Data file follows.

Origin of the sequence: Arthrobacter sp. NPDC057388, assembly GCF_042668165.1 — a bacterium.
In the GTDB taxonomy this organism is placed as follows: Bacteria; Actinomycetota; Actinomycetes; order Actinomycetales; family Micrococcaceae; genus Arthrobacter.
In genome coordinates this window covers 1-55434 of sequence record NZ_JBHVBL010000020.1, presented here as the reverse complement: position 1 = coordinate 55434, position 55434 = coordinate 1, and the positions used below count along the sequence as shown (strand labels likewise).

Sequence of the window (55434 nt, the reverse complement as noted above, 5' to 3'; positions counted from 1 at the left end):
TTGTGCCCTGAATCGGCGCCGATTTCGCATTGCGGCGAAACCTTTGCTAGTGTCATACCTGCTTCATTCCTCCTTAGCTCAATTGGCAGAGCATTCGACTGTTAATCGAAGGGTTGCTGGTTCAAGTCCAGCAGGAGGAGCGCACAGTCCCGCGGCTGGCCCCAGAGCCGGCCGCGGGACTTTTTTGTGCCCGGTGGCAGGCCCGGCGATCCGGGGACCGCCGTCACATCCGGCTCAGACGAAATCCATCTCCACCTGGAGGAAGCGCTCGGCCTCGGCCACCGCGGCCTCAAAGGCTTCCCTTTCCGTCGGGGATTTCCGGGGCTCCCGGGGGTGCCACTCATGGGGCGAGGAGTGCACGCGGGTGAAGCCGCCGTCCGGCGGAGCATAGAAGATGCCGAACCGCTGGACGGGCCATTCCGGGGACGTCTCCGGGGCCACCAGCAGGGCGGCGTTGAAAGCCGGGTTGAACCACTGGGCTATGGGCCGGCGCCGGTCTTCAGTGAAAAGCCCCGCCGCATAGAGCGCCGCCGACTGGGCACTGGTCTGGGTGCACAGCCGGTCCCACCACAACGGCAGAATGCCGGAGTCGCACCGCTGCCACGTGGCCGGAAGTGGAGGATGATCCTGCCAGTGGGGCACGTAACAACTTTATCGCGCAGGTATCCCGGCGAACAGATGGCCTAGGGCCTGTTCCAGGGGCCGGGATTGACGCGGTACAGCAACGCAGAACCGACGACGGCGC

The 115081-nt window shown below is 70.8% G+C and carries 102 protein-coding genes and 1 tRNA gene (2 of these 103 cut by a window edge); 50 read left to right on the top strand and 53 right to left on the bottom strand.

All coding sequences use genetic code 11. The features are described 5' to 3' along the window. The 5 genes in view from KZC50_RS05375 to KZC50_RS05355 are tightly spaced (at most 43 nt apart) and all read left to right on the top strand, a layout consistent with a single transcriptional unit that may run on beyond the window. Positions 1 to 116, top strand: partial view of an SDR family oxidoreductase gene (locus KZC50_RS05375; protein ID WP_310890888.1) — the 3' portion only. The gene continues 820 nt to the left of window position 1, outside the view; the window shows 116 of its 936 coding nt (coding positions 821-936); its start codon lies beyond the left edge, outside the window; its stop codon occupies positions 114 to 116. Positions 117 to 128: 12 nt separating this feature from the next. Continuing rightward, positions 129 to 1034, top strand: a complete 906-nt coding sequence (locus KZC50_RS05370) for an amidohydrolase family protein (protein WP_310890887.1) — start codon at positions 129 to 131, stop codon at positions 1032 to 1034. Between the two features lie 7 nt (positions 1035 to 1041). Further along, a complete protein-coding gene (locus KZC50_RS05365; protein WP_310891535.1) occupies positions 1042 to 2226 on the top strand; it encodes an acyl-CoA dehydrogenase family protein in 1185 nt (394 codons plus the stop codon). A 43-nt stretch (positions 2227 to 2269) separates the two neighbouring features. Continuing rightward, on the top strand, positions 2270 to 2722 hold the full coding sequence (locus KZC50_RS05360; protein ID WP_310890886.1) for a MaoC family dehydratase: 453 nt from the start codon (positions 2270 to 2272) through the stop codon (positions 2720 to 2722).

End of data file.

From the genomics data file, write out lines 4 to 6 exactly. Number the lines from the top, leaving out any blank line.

Sequence of the window (55434 nt, the reverse complement as noted above, 5' to 3'; positions counted from 1 at the left end):
TTGTGCCCTGAATCGGCGCCGATTTCGCATTGCGGCGAAACCTTTGCTAGTGTCATACCTGCTTCATTCCTCCTTAGCTCAATTGGCAGAGCATTCGACTGTTAATCGAAGGGTTGCTGGTTCAAGTCCAGCAGGAGGAGCGCACAGTCCCGCGGCTGGCCCCAGAGCCGGCCGCGGGACTTTTTTGTGCCCGGTGGCAGGCCCGGCGATCCGGGGACCGCCGTCACATCCGGCTCAGACGAAATCCATCTCCACCTGGAGGAAGCGCTCGGCCTCGGCCACCGCGGCCTCAAAGGCTTCCCTTTCCGTCGGGGATTTCCGGGGCTCCCGGGGGTGCCACTCATGGGGCGAGGAGTGCACGCGGGTGAAGCCGCCGTCCGGCGGAGCATAGAAGATGCCGAACCGCTGGACGGGCCATTCCGGGGACGTCTCCGGGGCCACCAGCAGGGCGGCGTTGAAAGCCGGGTTGAACCACTGGGCTATGGGCCGGCGCCGGTCTTCAGTGAAAAGCCCCGCCGCATAGAGCGCCGCCGACTGGGCACTGGTCTGGGTGCACAGCCGGTCCCACCACAACGGCAGAATGCCGGAGTCGCACCGCTGCCACGTGGCCGGAAGTGGAGGATGATCCTGCCAGTGGGGCACGTAACAACTTTATCGCGCAGGTATCCCGGCGAACAGATGGCCTAGGGCCTGTTCCAGGGGCCGGGATTGACGCGGTACAGCAACGCAGAACCGACGACGGCGC

The 115081-nt window shown below is 70.8% G+C and carries 102 protein-coding genes and 1 tRNA gene (2 of these 103 cut by a window edge); 50 read left to right on the top strand and 53 right to left on the bottom strand.